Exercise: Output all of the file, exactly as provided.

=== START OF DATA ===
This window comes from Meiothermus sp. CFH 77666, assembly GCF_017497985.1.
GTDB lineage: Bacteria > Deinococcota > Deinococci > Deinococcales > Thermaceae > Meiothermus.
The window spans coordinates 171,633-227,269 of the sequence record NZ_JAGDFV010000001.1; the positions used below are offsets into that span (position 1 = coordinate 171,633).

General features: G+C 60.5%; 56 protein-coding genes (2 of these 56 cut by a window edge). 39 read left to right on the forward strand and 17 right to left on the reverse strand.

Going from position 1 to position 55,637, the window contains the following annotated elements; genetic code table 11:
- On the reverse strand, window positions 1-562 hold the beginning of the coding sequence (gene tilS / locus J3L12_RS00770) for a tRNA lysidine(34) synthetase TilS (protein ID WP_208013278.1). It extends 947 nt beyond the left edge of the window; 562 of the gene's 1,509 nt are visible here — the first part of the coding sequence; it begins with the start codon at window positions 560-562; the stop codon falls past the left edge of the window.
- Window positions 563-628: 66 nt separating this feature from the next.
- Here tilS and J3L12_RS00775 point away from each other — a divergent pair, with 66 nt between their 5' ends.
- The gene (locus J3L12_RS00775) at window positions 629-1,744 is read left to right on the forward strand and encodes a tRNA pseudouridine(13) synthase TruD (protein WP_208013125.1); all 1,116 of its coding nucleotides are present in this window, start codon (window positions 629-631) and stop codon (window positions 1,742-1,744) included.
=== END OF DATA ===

This window comes from Meiothermus sp. CFH 77666, assembly GCF_017497985.1.
GTDB lineage: Bacteria > Deinococcota > Deinococci > Deinococcales > Thermaceae > Meiothermus.
The window spans coordinates 171,633-227,269 of the sequence record NZ_JAGDFV010000001.1; the positions used below are offsets into that span (position 1 = coordinate 171,633).

General features: G+C 60.5%; 56 protein-coding genes (2 of these 56 cut by a window edge). 39 read left to right on the forward strand and 17 right to left on the reverse strand.

Going from position 1 to position 55,637, the window contains the following annotated elements; genetic code table 11:
- On the reverse strand, window positions 1-562 hold the beginning of the coding sequence (gene tilS / locus J3L12_RS00770) for a tRNA lysidine(34) synthetase TilS (protein ID WP_208013278.1). It extends 947 nt beyond the left edge of the window; 562 of the gene's 1,509 nt are visible here — the first part of the coding sequence; it begins with the start codon at window positions 560-562; the stop codon falls past the left edge of the window.
- Window positions 563-628: 66 nt separating this feature from the next.
- Here tilS and J3L12_RS00775 point away from each other — a divergent pair, with 66 nt between their 5' ends.
- The gene (locus J3L12_RS00775) at window positions 629-1,744 is read left to right on the forward strand and encodes a tRNA pseudouridine(13) synthase TruD (protein WP_208013125.1); all 1,116 of its coding nucleotides are present in this window, start codon (window positions 629-631) and stop codon (window positions 1,742-1,744) included.